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In this shared blog, David Weisberger says a recent WSJ article is wrong and that traders do need to purchase faster and more comprehensive market data to avoid being fined for violating "Best Execution" obligations.

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November 1, 2001

IPO Renewal and Hope

By Frank Musero

The IPO market is showing signs of a possible rebirth.

It comes after a disastrous third quarter when only 14 deals made it to market. The fourth quarter opened on a hopeful note.

It saw its first IPO since August 13: Given Imaging Inc., an Israeli-based maker of ingestible cameras' used to monitor gastrointestinal health problems (Nasdaq: GIVN).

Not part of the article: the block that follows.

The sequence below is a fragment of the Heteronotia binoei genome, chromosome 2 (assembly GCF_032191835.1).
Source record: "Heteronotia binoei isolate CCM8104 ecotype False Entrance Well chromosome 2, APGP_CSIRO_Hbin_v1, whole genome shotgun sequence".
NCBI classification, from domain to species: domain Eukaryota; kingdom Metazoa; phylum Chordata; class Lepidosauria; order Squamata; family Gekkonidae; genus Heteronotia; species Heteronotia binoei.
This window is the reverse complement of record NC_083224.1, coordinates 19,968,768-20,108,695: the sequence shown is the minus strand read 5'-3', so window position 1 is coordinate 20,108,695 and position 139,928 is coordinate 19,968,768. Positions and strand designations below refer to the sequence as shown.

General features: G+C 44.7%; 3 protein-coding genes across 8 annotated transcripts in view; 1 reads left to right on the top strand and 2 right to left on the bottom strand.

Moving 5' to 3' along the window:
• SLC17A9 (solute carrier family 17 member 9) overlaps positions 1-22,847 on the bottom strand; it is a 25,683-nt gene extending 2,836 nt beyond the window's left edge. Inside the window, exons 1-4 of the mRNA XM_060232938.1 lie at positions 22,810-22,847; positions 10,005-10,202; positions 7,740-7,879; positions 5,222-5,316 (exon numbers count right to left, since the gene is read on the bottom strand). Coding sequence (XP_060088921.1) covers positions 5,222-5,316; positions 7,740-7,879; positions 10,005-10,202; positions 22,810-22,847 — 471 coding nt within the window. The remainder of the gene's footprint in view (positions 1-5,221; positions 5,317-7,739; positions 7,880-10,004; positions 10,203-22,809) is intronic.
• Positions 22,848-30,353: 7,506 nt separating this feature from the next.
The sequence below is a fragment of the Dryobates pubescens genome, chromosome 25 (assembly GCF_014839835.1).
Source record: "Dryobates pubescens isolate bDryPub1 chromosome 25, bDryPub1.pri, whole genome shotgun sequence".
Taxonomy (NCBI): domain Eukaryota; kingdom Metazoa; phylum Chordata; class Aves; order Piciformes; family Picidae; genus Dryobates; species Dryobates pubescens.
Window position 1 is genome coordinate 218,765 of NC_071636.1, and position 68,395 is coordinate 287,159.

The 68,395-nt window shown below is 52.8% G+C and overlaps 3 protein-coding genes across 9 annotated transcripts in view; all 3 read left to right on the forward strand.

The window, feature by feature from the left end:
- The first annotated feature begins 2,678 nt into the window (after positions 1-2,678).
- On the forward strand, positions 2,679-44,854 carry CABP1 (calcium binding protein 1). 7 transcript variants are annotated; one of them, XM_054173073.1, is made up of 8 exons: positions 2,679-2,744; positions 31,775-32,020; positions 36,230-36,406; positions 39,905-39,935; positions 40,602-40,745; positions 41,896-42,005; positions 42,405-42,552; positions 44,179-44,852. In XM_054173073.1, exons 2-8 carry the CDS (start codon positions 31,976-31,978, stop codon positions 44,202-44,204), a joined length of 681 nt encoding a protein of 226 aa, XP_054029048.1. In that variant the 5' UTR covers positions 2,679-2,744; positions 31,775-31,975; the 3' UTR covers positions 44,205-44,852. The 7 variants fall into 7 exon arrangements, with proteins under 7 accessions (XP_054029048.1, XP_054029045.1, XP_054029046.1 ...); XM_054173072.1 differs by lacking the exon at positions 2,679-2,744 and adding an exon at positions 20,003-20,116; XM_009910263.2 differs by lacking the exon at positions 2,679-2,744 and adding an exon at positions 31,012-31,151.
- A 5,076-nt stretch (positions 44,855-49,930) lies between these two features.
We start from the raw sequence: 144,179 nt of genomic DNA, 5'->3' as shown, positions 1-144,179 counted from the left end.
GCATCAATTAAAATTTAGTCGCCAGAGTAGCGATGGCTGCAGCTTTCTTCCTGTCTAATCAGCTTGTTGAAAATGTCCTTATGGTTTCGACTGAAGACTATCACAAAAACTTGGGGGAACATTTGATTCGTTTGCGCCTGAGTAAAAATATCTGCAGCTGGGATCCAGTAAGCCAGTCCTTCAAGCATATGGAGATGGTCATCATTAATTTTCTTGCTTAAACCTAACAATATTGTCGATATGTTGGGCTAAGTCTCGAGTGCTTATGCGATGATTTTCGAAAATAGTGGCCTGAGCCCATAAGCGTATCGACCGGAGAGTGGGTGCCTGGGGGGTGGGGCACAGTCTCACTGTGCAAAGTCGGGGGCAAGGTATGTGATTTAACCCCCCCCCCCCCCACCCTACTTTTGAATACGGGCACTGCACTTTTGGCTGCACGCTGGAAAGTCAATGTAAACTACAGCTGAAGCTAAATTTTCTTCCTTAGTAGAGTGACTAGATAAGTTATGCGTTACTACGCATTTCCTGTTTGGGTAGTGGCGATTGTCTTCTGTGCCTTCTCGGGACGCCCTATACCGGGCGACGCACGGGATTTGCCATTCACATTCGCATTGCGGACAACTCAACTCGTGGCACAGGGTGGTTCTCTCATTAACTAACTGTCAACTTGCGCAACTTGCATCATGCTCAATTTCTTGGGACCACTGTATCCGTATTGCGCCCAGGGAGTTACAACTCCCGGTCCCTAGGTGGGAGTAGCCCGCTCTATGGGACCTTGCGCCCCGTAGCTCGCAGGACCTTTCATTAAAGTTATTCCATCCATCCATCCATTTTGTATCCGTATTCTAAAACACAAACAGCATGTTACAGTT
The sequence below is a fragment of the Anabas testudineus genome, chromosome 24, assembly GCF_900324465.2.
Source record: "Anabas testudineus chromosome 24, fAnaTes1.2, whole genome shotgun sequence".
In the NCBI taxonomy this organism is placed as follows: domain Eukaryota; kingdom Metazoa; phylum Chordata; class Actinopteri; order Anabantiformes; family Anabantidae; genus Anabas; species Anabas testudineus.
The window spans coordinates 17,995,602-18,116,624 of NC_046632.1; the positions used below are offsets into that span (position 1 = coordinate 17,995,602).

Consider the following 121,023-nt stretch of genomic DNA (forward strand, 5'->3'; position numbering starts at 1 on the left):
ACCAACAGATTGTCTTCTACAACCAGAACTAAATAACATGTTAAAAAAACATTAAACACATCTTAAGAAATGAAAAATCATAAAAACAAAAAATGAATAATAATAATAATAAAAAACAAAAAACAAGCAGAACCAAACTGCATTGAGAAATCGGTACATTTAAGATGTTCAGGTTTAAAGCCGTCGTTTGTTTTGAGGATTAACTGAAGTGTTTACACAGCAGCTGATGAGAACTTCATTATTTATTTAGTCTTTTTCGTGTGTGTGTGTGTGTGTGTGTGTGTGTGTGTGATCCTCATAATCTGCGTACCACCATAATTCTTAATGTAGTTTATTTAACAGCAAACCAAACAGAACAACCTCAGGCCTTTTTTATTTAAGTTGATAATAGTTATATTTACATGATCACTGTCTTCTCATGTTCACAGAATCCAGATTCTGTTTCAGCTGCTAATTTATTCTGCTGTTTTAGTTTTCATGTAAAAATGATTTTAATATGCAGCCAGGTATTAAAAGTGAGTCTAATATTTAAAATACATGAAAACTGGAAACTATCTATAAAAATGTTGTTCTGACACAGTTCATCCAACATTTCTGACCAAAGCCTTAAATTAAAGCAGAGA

Positive Result

The deal raised $60 million via Lehman Brothers and Credit Suisse First Boston. The underwriters sold five million shares at $12 each in early October. That's not bad in the current climate, considering the company had originally planned to raise $65 million, and sell the shares at $13.

Given Imagining had a good start on day one, initially trading at $12.60, reaching a high of $13.44.

It never fell below its offer price of $12. And it closed on its first day at $12.47, up 3.9 percent, with about 3.9 million shares changing hands.

However, the company, which won FDA approval for its product, still has not reported any sales for the product in the U.S.

It reported an operating loss of $7.4 million for the first six months of 2000.

Still, Given stated that it plans to use proceeds from the IPO to establish offices and expand sales. It will also use the money raised to finance research and development as well as go ahead with systems development.

That Given Imaging didn't tank on the first day of trading will probably encourage other companies to try the IPO market this quarter.